Deah Barakat, second from left, with Ghiath Barakat, third from left, during a family gathering in Idlib, Syria, in December 2008. (Photo: Ghiath Barakat)
Deah Barakat, second from left, with Ghiath Barakat, third from left, during a family gathering in Idlib, Syria, in December 2008. (Photo: Ghiath Barakat)

Chapel Hill, North Carolina,  23 Rabi’ul Akhir 1436/13 February 2015 (MINA) –  The shooting deaths of three Muslims near the campus of the University of North Carolina were followed on Wednesday by alarm and debate about why a neighbour allegedly gunned them down and what role, if any, religion may have played.

Police said that initial indications suggested the shooting stemmed from “an ongoing neighbour dispute over parking,” an assertion that was echoed by the suspected shooter’s wife. But relatives of the victims insisted that the incident should be viewed as a hate crime, Gulfnews quoted by Mi’raj Islamic News Agency (MINA) as reporting.

As word of the shooting spread, so did unease at the possibility that the three were targeted for their religion. The hashtag #MuslimLivesMatter became a common refrain on Twitter as users expressed sorrow and anger at the possibility that the crime was religiously motivated as well as frustrations with what they saw as the media’s failure to initially or thoroughly report what had happened.

The three victims were all young adults with ties to universities in the region, and two of them had got married just six weeks earlier: Deah Barakat, 23, was a second-year student at the University of North Carolina’s School of Dentistry; his wife, Yusor Mohammad Abu Salha, 21, was set to enrol there in the autumn. The third victim was her 19-year-old sister, Razan, a student at nearby North Carolina State University in Raleigh.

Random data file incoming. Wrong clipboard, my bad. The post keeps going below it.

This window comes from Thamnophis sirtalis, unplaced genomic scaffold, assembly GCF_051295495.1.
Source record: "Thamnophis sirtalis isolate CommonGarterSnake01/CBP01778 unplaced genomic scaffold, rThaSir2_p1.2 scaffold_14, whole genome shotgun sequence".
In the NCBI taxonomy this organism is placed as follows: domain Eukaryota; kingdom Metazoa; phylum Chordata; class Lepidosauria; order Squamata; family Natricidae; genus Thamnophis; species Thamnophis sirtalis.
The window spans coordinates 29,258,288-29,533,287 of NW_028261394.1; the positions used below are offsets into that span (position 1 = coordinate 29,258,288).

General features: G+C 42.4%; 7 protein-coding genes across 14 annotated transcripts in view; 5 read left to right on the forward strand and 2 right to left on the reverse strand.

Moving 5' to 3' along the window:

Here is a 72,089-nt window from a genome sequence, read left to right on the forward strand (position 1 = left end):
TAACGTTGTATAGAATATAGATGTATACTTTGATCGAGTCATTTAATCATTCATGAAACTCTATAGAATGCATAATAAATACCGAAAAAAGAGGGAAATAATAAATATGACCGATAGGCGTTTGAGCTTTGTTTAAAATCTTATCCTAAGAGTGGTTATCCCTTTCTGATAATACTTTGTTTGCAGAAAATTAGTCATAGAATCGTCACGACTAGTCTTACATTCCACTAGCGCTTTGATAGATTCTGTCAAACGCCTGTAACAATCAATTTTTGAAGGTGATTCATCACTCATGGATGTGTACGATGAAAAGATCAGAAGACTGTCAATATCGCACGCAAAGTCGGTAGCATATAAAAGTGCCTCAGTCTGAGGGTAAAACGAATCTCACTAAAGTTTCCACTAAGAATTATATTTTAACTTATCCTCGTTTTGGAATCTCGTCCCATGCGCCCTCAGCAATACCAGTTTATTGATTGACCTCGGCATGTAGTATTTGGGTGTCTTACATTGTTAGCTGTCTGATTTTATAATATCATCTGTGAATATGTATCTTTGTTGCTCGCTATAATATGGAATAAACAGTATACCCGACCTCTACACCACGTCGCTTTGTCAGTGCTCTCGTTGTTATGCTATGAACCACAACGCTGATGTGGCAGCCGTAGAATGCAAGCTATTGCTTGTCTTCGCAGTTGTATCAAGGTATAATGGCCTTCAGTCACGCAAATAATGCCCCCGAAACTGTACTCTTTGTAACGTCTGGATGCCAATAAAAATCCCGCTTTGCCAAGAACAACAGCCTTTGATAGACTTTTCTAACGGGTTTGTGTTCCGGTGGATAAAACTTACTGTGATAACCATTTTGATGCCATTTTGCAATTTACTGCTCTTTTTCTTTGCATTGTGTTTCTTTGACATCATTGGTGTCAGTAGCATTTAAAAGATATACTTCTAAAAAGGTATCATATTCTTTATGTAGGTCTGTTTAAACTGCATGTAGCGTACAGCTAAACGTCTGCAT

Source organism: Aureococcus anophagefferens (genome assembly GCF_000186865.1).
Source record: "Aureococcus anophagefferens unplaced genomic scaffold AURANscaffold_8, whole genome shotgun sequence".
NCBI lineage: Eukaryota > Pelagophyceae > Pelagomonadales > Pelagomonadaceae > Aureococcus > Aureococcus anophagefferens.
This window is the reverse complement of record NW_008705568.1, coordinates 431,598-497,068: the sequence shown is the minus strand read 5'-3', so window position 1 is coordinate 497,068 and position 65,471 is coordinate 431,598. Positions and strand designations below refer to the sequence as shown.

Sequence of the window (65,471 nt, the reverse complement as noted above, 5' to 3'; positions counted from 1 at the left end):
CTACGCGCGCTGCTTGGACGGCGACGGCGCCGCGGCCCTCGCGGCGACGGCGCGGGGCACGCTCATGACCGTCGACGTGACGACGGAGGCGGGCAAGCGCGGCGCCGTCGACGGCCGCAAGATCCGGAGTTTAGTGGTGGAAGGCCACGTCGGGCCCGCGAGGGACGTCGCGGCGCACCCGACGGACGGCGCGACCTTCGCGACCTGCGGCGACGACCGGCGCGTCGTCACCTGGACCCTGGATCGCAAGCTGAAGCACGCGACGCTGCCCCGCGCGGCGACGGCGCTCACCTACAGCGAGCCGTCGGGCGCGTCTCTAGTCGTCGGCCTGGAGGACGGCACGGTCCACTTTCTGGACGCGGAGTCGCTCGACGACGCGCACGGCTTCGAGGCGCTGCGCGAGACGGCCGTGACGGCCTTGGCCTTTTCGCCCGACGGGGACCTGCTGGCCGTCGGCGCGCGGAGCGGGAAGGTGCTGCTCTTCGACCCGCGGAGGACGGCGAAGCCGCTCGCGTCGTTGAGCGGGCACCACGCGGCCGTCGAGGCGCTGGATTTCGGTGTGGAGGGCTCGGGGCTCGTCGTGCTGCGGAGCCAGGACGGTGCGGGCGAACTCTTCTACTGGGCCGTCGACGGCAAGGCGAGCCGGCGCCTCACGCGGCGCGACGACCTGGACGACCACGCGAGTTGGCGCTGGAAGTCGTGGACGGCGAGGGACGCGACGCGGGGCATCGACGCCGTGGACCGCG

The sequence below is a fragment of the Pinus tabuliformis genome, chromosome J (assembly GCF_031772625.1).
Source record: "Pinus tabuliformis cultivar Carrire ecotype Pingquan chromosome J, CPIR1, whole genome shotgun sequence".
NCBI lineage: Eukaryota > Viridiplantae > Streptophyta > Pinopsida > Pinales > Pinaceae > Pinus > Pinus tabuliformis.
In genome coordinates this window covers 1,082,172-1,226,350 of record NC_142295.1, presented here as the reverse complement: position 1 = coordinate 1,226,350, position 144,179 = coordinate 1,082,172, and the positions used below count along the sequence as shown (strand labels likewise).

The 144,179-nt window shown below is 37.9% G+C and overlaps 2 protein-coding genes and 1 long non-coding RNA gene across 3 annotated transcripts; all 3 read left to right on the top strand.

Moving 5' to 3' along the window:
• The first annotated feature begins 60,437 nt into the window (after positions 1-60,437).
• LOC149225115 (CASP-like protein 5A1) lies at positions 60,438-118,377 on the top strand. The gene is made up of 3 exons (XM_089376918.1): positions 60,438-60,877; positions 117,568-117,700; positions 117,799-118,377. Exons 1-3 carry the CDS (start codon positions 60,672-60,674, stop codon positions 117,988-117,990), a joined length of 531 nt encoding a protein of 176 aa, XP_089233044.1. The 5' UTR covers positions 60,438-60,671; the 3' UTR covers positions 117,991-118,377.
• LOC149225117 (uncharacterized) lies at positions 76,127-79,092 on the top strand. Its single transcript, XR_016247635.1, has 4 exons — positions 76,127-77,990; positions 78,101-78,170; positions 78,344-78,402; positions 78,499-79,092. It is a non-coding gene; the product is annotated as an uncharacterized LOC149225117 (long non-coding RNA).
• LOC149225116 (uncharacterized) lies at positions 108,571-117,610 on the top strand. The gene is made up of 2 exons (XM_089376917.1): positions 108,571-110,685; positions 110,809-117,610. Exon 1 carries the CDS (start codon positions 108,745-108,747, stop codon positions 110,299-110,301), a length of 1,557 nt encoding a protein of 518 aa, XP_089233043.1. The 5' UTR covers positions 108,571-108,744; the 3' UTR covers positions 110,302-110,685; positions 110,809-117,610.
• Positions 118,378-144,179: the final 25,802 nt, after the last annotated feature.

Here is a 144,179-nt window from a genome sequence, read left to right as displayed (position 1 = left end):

“They were angels, just wonderful, beautiful people,” Ayoub Ouederni, vice-president of the UNC Muslim Student Association, said on Wednesday. “They were all-American kids, just ordinary kids.”

Police have arrested and charged Craig Stephen Hicks, 46, with three counts of murder. Hicks turned himself in to the Chatham County Sheriff’s Office in nearby Pittsboro after the shooting.

‘Senseless and tragic act’

Leading Muslim civil rights advocates called for police to address the possibility that the shootings on Tuesday afternoon in a quiet condominium complex were a hate crime. But the Chapel Hill Police Department said it appeared, at least initially, that the shooting centred on an argument over parking, while also promising to investigate whether religion was a factor in the killings.

“Our investigators are exploring what could have motivated Mr Hicks to commit such a senseless and tragic act,” Chris Blue, the Chapel Hill police chief, said in a statement. “We understand the concerns about the possibility that this was hate-motivated and we will exhaust every lead to determine if that is the case.”

Family members of the victims disputed the idea that it was simply an argument over parking. The father of Yusor and Razan Mohammad Abu Salha said on Wednesday that one of his daughters had previously told her family about Hicks having a problem with the way she looked.

“It was execution-style, a bullet in every head,” Mohammad Abu Salha, a psychiatrist in nearby Clayton told the News & Observer in Raleigh. “This was not a dispute over a parking space; this was a hate crime. This man had picked on my daughter and her husband a couple of times before, and he talked with them with his gun in his belt. And they were uncomfortable with him, but they did not know he would go this far.”

Hicks frequently criticised religion in his social-media postings. In a news conference on Wednesday, Hicks’s wife insisted that the shooting happened because of arguments over parking and not because of bigotry.

“I can say with my absolute belief that this incident had nothing to do with religion or [the] victims’ faith but in fact was related to the long-standing parking disputes that my husband had with the neighbours,” Karen Hicks said. She later added, “We were married for seven years, and that is one thing that I do know about him.”